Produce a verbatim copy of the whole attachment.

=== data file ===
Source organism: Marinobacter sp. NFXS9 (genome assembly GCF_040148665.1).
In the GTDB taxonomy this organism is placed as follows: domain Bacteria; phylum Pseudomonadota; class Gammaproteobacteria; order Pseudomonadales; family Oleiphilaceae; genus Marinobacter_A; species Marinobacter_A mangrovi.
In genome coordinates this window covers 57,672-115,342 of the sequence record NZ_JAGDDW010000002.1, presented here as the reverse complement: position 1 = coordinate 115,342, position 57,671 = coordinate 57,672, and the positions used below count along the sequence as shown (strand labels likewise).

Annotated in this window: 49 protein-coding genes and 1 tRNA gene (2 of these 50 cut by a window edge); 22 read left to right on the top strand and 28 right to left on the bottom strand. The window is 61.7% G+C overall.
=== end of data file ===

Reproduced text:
Source organism: Marinobacter sp. NFXS9 (genome assembly GCF_040148665.1).
In the GTDB taxonomy this organism is placed as follows: domain Bacteria; phylum Pseudomonadota; class Gammaproteobacteria; order Pseudomonadales; family Oleiphilaceae; genus Marinobacter_A; species Marinobacter_A mangrovi.
In genome coordinates this window covers 57,672-115,342 of the sequence record NZ_JAGDDW010000002.1, presented here as the reverse complement: position 1 = coordinate 115,342, position 57,671 = coordinate 57,672, and the positions used below count along the sequence as shown (strand labels likewise).

Annotated in this window: 49 protein-coding genes and 1 tRNA gene (2 of these 50 cut by a window edge); 22 read left to right on the top strand and 28 right to left on the bottom strand. The window is 61.7% G+C overall.